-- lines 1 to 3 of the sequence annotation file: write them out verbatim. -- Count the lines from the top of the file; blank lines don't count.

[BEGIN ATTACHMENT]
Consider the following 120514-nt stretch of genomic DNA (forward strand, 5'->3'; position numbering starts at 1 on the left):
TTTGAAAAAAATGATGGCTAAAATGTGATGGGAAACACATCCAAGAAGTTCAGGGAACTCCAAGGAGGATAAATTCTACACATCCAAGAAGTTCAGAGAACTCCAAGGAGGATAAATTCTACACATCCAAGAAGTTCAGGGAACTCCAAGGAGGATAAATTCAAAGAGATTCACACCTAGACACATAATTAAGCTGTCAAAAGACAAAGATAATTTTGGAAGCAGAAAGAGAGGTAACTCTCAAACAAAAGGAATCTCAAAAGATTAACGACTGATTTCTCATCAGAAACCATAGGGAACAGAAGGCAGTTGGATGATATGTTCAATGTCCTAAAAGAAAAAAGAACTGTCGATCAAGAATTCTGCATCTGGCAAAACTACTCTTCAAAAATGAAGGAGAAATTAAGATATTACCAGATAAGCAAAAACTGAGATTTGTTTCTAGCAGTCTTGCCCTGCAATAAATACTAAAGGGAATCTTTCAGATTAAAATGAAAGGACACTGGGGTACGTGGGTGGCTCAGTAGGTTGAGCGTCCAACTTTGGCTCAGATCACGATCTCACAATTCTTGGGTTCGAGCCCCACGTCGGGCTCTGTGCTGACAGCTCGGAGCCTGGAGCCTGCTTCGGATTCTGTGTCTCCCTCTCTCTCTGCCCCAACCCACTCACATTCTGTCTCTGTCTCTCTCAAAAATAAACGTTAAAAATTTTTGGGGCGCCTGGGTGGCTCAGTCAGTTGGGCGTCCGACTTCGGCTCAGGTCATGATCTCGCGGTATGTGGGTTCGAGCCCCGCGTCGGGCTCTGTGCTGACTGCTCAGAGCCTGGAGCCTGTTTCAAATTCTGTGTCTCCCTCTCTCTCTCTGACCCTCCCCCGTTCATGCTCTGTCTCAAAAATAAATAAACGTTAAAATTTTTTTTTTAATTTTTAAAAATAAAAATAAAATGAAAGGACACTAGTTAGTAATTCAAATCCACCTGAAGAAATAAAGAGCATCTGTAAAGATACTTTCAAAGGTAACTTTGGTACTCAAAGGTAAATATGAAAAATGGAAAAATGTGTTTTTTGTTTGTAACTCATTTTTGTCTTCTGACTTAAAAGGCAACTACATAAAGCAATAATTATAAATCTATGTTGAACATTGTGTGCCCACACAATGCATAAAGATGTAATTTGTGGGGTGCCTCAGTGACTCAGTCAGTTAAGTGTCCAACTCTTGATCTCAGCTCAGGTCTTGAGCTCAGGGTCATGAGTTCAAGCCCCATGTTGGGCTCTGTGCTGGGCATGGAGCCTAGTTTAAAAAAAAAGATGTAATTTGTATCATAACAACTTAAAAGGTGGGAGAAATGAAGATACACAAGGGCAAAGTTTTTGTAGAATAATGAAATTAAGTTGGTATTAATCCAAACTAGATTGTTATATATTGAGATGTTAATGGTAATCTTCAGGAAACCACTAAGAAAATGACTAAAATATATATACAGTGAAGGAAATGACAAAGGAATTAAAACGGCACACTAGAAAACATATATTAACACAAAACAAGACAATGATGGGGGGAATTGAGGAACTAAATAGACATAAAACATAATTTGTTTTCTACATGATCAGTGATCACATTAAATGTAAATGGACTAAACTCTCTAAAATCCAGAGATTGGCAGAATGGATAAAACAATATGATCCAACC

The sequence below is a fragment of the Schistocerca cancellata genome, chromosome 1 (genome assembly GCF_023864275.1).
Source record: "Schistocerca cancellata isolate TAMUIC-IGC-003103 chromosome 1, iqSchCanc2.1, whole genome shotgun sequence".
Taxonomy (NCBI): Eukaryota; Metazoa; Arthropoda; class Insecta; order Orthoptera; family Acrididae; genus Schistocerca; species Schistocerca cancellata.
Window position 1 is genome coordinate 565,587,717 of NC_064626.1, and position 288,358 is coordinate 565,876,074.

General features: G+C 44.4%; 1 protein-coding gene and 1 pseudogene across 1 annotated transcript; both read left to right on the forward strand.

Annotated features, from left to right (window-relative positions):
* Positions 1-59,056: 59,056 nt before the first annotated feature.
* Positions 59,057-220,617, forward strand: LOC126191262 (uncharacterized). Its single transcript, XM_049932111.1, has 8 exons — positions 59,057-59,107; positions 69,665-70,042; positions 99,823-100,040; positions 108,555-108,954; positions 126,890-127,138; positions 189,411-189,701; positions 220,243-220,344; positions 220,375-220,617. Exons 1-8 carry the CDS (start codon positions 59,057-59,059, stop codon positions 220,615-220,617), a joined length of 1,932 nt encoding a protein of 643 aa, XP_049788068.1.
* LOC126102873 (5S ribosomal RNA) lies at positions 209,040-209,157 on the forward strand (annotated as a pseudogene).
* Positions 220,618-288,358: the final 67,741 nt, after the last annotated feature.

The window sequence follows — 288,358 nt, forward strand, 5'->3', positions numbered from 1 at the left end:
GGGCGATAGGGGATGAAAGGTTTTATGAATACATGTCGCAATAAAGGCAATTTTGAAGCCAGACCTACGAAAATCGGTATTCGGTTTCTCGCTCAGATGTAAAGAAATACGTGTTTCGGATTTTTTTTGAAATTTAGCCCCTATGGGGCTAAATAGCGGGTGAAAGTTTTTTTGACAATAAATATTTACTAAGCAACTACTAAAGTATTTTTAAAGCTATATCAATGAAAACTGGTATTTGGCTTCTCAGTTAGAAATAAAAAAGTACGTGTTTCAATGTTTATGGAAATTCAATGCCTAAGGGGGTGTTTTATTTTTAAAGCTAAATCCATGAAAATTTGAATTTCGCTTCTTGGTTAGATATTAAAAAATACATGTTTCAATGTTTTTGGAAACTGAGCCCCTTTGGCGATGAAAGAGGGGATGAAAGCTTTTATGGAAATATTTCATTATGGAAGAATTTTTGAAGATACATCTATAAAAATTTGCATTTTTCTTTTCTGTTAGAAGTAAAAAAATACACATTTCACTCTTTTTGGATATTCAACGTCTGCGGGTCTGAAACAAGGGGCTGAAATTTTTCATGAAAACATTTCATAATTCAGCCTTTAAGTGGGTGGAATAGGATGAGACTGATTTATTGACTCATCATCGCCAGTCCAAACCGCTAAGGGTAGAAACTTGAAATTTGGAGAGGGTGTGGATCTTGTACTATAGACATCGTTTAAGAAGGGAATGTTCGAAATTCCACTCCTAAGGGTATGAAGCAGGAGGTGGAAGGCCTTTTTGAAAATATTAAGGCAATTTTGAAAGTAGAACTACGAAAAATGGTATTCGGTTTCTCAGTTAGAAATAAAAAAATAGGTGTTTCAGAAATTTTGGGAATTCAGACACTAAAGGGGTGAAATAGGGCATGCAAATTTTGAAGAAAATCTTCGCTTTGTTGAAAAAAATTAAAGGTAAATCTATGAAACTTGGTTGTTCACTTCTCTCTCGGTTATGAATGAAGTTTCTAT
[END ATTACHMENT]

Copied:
Consider the following 120514-nt stretch of genomic DNA (forward strand, 5'->3'; position numbering starts at 1 on the left):
TTTGAAAAAAATGATGGCTAAAATGTGATGGGAAACACATCCAAGAAGTTCAGGGAACTCCAAGGAGGATAAATTCTACACATCCAAGAAGTTCAGAGAACTCCAAGGAGGATAAATTCTACACATCCAAGAAGTTCAGGGAACTCCAAGGAGGATAAATTCAAAGAGATTCACACCTAGACACATAATTAAGCTGTCAAAAGACAAAGATAATTTTGGAAGCAGAAAGAGAGGTAACTCTCAAACAAAAGGAATCTCAAAAGATTAACGACTGATTTCTCATCAGAAACCATAGGGAACAGAAGGCAGTTGGATGATATGTTCAATGTCCTAAAAGAAAAAAGAACTGTCGATCAAGAATTCTGCATCTGGCAAAACTACTCTTCAAAAATGAAGGAGAAATTAAGATATTACCAGATAAGCAAAAACTGAGATTTGTTTCTAGCAGTCTTGCCCTGCAATAAATACTAAAGGGAATCTTTCAGATTAAAATGAAAGGACACTGGGGTACGTGGGTGGCTCAGTAGGTTGAGCGTCCAACTTTGGCTCAGATCACGATCTCACAATTCTTGGGTTCGAGCCCCACGTCGGGCTCTGTGCTGACAGCTCGGAGCCTGGAGCCTGCTTCGGATTCTGTGTCTCCCTCTCTCTCTGCCCCAACCCACTCACATTCTGTCTCTGTCTCTCTCAAAAATAAACGTTAAAAATTTTTGGGGCGCCTGGGTGGCTCAGTCAGTTGGGCGTCCGACTTCGGCTCAGGTCATGATCTCGCGGTATGTGGGTTCGAGCCCCGCGTCGGGCTCTGTGCTGACTGCTCAGAGCCTGGAGCCTGTTTCAAATTCTGTGTCTCCCTCTCTCTCTCTGACCCTCCCCCGTTCATGCTCTGTCTCAAAAATAAATAAACGTTAAAATTTTTTTTTTAATTTTTAAAAATAAAAATAAAATGAAAGGACACTAGTTAGTAATTCAAATCCACCTGAAGAAATAAAGAGCATCTGTAAAGATACTTTCAAAGGTAACTTTGGTACTCAAAGGTAAATATGAAAAATGGAAAAATGTGTTTTTTGTTTGTAACTCATTTTTGTCTTCTGACTTAAAAGGCAACTACATAAAGCAATAATTATAAATCTATGTTGAACATTGTGTGCCCACACAATGCATAAAGATGTAATTTGTGGGGTGCCTCAGTGACTCAGTCAGTTAAGTGTCCAACTCTTGATCTCAGCTCAGGTCTTGAGCTCAGGGTCATGAGTTCAAGCCCCATGTTGGGCTCTGTGCTGGGCATGGAGCCTAGTTTAAAAAAAAAGATGTAATTTGTATCATAACAACTTAAAAGGTGGGAGAAATGAAGATACACAAGGGCAAAGTTTTTGTAGAATAATGAAATTAAGTTGGTATTAATCCAAACTAGATTGTTATATATTGAGATGTTAATGGTAATCTTCAGGAAACCACTAAGAAAATGACTAAAATATATATACAGTGAAGGAAATGACAAAGGAATTAAAACGGCACACTAGAAAACATATATTAACACAAAACAAGACAATGATGGGGGGAATTGAGGAACTAAATAGACATAAAACATAATTTGTTTTCTACATGATCAGTGATCACATTAAATGTAAATGGACTAAACTCTCTAAAATCCAGAGATTGGCAGAATGGATAAAACAATATGATCCAACC

The sequence below is a fragment of the Schistocerca cancellata genome, chromosome 1 (genome assembly GCF_023864275.1).